The Most Interesting Comics of the Week

Every Wednesday, I preview the most interesting new comics hitting comic shops, Comixology, Kickstarter and the web. Feel free to comment below if there's a comic you've read recently that you want to talk about.

1. Beautiful Darkness

By Fabien Vehlmann and Kerascoet
Drawn & Quarterly

You might think you know what you're getting at first glance with Beautiful Darkness. It opens with a romantic tea party between pretty young princess Aurora and the charming Prince Hector, but by page two everything begins to go downhill fast. The world around them starts falling apart in bloody chunks and Aurora and her friends are forced to run for their lives from inside the head of a dead girl in the woods. From there, this gaggle of whimsical characters must find a way to survive the harsh reality of mother nature–deadly insects, maggots infesting the rotting corpse they have not strayed too far from, the onset of winter, and each other.

Beautiful Darkness is a stunning and deeply disturbing graphic novel. It's a play on the children-in-jeopardy theme that has been popularized by Lord of the Flies,  Battle Royale, and The Hunger Games. Except, instead of children, it uses the fanciful figments of a child's imagination.

Originally released in France in 2009 as Jolies Tenebres, this translated edition comes to us from Drawn & Quarterly. It is wonderfully illustrated by husband and wife team Marie Pommepuy & Sébastien Cosset, who refer to themselves as Kerascoët, and is written by French comics writer Fabien Vehlmann based on a plot by Pommepuy. The artwork, painted in watercolor, is lush and beautiful. The mix of loosely and comically drawn cartoon figures with realistically painted trees, animals, and people accentuate the way fantasy and reality meet and become tangled together.

Drawn & Quarterly has a preview on their website. You probably don’t want to buy this for your kids, but grown-up fans of dark and twisted fairy tales will love the cruel and unexpected nature of this story.


2. Oak

By Max Badger

While Beautiful Darkness may not be the kind of fantasy story you'd want to read with the kids, Max Badger's debut graphic novel, Oak, certainly is. Set in a magical, medieval world filled with talking snakes, shape-shifting clouds, and wandering spirits, Oak follows the adventures of a young, nameless orphan who is on a journey to return to his village where he can be reunited with his one true friend, a girl named Clara. The boy has been destined for greatness, but when we meet him he's an unassuming, honest, and friendly little guy who seems to easily pick up travel companions everywhere he goes, be they dead kings guarding treasure in their tombs or a one-armed female knight looking to avenge her own death.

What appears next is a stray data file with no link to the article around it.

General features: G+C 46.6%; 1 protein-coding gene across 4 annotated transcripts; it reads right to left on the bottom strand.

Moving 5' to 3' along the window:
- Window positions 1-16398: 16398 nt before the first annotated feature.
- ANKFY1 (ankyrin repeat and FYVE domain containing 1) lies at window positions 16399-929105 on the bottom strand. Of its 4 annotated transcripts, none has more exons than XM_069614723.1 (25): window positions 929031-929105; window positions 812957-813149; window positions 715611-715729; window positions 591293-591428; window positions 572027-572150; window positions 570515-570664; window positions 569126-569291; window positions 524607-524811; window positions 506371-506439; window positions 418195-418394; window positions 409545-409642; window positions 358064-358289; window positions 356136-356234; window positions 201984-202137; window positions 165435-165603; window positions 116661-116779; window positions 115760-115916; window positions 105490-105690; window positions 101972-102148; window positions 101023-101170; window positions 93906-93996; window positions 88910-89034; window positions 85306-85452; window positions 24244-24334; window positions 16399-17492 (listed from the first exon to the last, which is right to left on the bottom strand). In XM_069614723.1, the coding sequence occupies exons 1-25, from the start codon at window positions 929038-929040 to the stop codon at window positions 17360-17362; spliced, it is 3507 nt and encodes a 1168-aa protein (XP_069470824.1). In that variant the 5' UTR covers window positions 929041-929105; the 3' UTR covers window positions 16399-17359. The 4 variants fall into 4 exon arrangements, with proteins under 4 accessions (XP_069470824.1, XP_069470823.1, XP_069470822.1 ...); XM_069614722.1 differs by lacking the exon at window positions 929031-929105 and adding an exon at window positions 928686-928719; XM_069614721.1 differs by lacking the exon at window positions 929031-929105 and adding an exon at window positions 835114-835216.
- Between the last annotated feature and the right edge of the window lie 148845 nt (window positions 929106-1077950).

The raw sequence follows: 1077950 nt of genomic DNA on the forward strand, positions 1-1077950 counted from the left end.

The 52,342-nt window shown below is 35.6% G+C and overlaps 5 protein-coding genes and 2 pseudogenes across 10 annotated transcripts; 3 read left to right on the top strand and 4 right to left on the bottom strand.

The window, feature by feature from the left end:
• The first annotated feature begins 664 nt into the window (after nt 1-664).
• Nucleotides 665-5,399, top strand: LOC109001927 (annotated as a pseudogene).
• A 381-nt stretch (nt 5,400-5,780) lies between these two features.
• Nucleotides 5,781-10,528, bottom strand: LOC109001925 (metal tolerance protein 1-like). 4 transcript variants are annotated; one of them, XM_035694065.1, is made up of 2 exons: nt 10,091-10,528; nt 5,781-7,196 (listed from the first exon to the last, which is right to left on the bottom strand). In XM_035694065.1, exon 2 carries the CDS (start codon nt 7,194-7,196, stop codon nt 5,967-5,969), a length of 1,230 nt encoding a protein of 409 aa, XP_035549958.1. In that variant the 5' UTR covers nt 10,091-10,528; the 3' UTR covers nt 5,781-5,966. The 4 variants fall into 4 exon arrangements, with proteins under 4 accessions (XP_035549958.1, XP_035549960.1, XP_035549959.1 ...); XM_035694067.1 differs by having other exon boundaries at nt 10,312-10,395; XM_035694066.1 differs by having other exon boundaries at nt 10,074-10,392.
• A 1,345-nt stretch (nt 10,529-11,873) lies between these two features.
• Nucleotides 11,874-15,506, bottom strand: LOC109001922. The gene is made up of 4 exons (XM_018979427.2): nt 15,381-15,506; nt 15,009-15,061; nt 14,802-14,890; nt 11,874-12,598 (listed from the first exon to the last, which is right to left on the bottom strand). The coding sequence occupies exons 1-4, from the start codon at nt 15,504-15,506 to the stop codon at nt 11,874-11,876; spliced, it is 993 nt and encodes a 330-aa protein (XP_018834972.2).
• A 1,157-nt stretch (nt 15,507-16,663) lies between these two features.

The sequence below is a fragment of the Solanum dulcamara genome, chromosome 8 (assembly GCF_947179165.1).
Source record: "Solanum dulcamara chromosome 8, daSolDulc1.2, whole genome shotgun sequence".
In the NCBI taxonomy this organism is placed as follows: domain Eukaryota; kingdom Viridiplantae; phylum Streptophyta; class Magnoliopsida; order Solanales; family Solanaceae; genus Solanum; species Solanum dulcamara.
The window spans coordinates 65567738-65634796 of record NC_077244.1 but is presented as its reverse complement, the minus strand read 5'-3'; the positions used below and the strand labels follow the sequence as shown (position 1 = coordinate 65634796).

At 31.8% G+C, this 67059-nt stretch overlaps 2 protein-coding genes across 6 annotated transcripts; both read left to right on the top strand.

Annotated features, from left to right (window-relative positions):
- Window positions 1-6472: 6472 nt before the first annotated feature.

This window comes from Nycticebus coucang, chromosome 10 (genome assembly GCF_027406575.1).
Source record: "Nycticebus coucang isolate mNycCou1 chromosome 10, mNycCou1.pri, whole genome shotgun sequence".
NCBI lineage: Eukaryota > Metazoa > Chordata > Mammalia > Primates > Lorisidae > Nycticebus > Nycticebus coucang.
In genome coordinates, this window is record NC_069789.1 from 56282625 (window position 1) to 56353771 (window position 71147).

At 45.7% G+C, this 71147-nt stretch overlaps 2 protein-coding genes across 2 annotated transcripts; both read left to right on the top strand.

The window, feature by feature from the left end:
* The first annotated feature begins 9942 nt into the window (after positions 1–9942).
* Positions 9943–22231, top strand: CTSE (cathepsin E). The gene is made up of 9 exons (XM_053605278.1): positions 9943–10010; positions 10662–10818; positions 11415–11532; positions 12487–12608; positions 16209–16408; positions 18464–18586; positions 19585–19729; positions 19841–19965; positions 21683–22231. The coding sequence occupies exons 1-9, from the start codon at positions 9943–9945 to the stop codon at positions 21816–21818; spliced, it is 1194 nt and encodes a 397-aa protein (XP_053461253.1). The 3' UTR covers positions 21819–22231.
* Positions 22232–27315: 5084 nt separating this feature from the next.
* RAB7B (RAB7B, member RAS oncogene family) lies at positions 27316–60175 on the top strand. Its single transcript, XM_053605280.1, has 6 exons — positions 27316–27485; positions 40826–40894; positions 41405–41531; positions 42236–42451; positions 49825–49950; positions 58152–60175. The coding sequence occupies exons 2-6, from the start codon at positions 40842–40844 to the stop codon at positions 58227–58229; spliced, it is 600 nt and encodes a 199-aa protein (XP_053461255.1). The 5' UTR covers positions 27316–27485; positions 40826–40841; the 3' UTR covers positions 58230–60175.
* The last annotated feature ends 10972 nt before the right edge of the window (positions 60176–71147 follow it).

Max Badger is one of those creators who seems to know exactly how to put together a professional-looking graphic novel and have it be laugh-out-loud funny to boot. He was one of the last batch of cartoonists to receive a grant from the Xeric Foundation, the prestigious, pre-Kickstarter route for self-publishers to gain funding for their comic book projects. After working on it for about 2 years, Badger completed this 120 page black and white hardcover that he now sells via his own website.  Although it stands well on its own, Badger plans to continue the story in later volumes.

You can preview Oak on Max’s website and order it through his store here.


3. She-Hulk #1

Written by Charles Soule; art by Javier Pulido and Muntsa Vicente
Marvel Comics

Like Daredevil, She-Hulk is one of the Marvel Universe’s professional superhero lawyers. Unlike Daredevil, she doesn’t separate her lawyer persona from her big green giant self. This becomes a source of conflict in the first issue of her new ongoing series when she loses her position at a top law firm for not using her superhero connections to bring in some lucrative clients.